Before the Storm

January 31, 2016

NOAA predicted active hurricanes which haven’t happened. Washington DC got buried by a blizzard. Are these related?


Paul Rose is a professional diver and author

I’m obsessed with our planet’s weather patterns and climate. But  lately a number of experts have gotten things wrong. Politicians are throwing snowballs to prove that climate change is a myth. Now DC has been digging out of a blizzard.

The biggest problem in predicting what is happening to our climate on a global scale is the fact that the world is changing so rapidly scientists are scurrying to keep up. One big caveat in the prediction scenario is that not all parts of the planet are changing at the same rate. Let’s start at the top - by starting at the bottom.

Antarctica is feeling the planetary warming trend faster than most other spots on the globe. Climate deniers are asking, why if the planet is getting warmer has the Antarctic shelf actually increased?

First we not only have to look at the breadth of the shelf, we have to look at its depth. The actual mass of ice is shrinking. What once were mountains of packed ice is now only a few meters thick. Second, we have to look at the rate of the seasons. In the antarctic the winter has been reduced by 90 days! All of this has occurred within the last few years.

All of this has obliterated models from the last few years. Everything from krill population to the polar vortex is influenced by the activity at the poles. What we saw in DC was preceded by a winter hurricane. The hurricane didn’t hit land so the press was fairly silent about the activity, but hurricanes are usually relegated to those seasons when the Atlantic is warm. This changed the overall Atlantic weather cycle from normal winter to something more akin to spring.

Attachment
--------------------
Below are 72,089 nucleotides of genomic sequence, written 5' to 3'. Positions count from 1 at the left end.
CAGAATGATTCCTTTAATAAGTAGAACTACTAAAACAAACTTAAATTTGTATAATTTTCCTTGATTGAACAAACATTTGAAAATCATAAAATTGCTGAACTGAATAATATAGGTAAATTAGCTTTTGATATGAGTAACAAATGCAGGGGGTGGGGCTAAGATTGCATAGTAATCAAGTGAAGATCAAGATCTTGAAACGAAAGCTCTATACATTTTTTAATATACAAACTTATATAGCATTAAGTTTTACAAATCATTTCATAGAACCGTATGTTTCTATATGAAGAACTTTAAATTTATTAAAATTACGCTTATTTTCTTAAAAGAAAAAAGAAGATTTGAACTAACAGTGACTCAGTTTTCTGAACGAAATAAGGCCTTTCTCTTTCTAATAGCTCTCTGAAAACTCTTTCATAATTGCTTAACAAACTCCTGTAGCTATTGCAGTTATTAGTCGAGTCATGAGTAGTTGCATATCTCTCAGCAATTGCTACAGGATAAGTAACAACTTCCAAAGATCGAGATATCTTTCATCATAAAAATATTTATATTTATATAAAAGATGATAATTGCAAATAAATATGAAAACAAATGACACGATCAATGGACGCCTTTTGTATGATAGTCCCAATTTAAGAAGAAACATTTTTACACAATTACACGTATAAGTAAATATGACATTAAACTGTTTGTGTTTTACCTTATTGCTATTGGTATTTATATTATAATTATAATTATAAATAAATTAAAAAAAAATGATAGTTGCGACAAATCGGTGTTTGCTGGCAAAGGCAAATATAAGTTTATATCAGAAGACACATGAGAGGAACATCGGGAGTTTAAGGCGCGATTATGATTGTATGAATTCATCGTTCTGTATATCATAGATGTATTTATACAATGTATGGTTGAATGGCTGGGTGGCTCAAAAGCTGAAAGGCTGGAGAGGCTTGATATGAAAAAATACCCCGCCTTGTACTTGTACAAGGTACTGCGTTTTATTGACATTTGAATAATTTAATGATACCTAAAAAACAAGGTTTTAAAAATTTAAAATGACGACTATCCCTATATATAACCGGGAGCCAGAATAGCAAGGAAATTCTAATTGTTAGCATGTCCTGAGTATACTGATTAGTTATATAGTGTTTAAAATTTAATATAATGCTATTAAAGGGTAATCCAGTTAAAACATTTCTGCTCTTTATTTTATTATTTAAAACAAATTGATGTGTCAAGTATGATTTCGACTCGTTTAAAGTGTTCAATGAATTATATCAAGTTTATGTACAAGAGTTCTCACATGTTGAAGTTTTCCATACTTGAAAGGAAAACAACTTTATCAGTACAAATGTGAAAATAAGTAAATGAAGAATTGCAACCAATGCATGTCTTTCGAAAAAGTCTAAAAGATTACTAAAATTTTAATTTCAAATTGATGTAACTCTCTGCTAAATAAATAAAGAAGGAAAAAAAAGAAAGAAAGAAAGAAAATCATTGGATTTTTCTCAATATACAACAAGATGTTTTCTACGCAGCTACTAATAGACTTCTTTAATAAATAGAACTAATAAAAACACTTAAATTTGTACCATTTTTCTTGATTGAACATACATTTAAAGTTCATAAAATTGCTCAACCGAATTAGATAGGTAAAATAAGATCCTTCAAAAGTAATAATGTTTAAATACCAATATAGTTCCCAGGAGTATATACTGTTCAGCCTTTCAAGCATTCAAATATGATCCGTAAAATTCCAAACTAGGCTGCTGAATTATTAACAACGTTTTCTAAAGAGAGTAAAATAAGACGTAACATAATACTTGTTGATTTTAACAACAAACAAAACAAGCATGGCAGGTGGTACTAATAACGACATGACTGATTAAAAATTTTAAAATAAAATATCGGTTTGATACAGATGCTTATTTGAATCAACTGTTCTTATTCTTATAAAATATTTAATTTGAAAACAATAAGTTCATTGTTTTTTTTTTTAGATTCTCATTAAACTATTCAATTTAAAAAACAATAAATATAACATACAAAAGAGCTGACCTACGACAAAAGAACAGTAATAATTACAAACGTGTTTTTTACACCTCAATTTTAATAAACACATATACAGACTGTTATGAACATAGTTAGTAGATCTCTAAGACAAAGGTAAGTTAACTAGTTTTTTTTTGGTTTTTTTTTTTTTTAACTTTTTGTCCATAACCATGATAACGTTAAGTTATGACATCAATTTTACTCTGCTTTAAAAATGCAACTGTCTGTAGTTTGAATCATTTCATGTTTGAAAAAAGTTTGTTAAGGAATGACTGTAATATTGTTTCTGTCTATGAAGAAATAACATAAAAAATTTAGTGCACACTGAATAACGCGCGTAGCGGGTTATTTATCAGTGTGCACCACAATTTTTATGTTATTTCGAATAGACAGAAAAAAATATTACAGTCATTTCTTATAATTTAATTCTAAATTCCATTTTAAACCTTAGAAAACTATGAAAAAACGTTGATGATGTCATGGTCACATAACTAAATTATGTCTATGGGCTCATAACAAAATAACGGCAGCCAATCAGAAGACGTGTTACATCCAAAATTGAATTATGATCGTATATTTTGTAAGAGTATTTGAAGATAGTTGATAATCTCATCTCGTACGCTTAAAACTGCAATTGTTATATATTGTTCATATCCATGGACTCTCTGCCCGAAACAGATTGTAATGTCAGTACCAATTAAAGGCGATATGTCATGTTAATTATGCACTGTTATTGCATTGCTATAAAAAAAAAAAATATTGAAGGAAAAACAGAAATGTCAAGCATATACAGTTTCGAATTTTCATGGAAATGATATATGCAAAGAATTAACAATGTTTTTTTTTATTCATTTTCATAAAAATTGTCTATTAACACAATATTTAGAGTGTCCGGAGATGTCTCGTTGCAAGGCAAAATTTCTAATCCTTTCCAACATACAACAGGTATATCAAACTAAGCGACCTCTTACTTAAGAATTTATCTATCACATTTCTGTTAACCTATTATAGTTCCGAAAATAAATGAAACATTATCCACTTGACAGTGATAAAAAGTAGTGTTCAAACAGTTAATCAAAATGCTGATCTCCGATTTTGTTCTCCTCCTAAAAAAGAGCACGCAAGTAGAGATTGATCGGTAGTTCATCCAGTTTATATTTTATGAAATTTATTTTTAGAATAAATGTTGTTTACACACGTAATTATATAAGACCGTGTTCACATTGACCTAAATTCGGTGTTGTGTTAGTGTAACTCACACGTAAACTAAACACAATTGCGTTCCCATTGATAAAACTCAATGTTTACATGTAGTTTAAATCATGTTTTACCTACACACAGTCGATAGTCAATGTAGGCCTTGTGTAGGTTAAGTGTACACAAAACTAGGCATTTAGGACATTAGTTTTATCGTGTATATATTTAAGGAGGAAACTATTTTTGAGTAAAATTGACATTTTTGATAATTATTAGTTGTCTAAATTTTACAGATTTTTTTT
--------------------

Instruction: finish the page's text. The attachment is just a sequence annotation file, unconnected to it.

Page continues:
The storm was strong enough to drop three feet on our nation’s capital and consume beaches up the East Coast. 

This summer NOAA will probably come out with a conservative number compared to the last two years’ predictions. But don’t be fooled, what will most likely happen, given the latest models, will be a few very small and tight storms that could buzz-saw a coast line and quickly disappear. With the polar air warming at a different time and at different rates we may see a slowing of the higher winds aloft promoting hurricane activity. However the warmer ocean temperatures (note that current winter temperatures are 75 degrees - what would be considered a normal spring average) foster higher wind speeds at sea level. This is conducive to rapidly forming small “hurricanelets” that can pack a punch.

The strongest U.S. storm may be rivaled this year.


My book, Hemingway’s Storm retraces the lives of those veterans who experienced a direct hit of such a small intense storm. Don’t let size fool you. Though 1935 was an anomalous year, the conditions may be ripe this year for a similar event to occur. Indeed, the strongest U.S. storm may be rivaled this year. 



Leave a comment

Comments will be approved before showing up.

Also in News

Commissioning Artwork
Commissioning Artwork

July 09, 2022

Five Reasons you may want to commission artwork from your favorite artist.

Read More

Mortal Nature
Mortal Nature

December 24, 2020

I am working on this book after taking 2020 to isolate and hibernate. I hope to be done by spring. Hope you like it!

Read More

Why we Can't Swim Like Dolphins
Why we Can't Swim Like Dolphins

February 21, 2020

Read More